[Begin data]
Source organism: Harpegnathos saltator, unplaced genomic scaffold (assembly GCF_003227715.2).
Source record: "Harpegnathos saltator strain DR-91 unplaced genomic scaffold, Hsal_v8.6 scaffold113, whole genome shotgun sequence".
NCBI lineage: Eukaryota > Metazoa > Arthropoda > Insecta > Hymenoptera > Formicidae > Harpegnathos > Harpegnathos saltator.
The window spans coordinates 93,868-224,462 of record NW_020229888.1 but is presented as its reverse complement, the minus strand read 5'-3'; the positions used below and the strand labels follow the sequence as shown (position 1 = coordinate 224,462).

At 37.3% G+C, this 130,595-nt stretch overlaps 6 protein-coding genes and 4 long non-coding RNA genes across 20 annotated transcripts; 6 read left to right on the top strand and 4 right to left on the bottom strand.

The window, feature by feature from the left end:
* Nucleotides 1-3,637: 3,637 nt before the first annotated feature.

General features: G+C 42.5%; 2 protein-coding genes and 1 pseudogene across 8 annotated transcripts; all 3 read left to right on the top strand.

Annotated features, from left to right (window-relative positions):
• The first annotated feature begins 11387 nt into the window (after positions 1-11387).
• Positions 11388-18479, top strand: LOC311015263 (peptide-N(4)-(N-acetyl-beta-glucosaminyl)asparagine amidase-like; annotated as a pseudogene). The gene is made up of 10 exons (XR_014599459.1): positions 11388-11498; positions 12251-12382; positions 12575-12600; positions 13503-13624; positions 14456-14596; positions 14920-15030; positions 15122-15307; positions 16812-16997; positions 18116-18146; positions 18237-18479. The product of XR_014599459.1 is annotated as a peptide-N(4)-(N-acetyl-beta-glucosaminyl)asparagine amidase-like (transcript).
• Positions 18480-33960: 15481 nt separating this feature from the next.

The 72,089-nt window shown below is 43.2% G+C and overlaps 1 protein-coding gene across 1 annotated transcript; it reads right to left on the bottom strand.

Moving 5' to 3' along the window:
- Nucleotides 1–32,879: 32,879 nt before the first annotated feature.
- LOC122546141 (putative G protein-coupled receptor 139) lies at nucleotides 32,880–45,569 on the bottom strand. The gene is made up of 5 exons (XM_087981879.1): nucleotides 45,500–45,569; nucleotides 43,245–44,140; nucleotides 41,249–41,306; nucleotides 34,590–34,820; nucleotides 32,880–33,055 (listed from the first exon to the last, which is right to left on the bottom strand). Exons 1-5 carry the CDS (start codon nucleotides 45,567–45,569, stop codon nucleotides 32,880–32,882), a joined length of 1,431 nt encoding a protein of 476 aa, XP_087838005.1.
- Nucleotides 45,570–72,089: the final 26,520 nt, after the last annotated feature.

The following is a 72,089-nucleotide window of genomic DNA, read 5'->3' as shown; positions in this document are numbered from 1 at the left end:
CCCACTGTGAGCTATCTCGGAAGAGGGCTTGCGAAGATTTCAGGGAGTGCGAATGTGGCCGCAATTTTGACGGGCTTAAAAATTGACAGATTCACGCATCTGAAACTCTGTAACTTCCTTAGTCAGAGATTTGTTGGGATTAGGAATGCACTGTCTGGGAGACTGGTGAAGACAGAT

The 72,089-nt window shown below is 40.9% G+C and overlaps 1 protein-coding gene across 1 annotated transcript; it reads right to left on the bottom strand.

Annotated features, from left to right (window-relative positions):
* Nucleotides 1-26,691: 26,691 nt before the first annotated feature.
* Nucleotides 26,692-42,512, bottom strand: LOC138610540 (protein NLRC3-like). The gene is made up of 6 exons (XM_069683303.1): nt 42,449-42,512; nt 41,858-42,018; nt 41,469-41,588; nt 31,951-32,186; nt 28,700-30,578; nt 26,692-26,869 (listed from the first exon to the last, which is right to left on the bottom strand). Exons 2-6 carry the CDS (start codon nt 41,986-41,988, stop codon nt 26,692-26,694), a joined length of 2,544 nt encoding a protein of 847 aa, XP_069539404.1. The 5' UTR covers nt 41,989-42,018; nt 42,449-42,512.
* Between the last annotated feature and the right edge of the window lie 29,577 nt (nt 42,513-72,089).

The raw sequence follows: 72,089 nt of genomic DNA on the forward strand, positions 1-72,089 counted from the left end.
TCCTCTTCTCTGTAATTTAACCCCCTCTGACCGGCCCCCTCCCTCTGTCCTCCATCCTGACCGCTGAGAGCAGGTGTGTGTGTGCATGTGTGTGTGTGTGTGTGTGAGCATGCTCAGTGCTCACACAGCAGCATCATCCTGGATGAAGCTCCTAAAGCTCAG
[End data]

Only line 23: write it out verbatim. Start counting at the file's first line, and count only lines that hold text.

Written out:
* Nucleotides 26,692-42,512, bottom strand: LOC138610540 (protein NLRC3-like). The gene is made up of 6 exons (XM_069683303.1): nt 42,449-42,512; nt 41,858-42,018; nt 41,469-41,588; nt 31,951-32,186; nt 28,700-30,578; nt 26,692-26,869 (listed from the first exon to the last, which is right to left on the bottom strand). Exons 2-6 carry the CDS (start codon nt 41,986-41,988, stop codon nt 26,692-26,694), a joined length of 2,544 nt encoding a protein of 847 aa, XP_069539404.1. The 5' UTR covers nt 41,989-42,018; nt 42,449-42,512.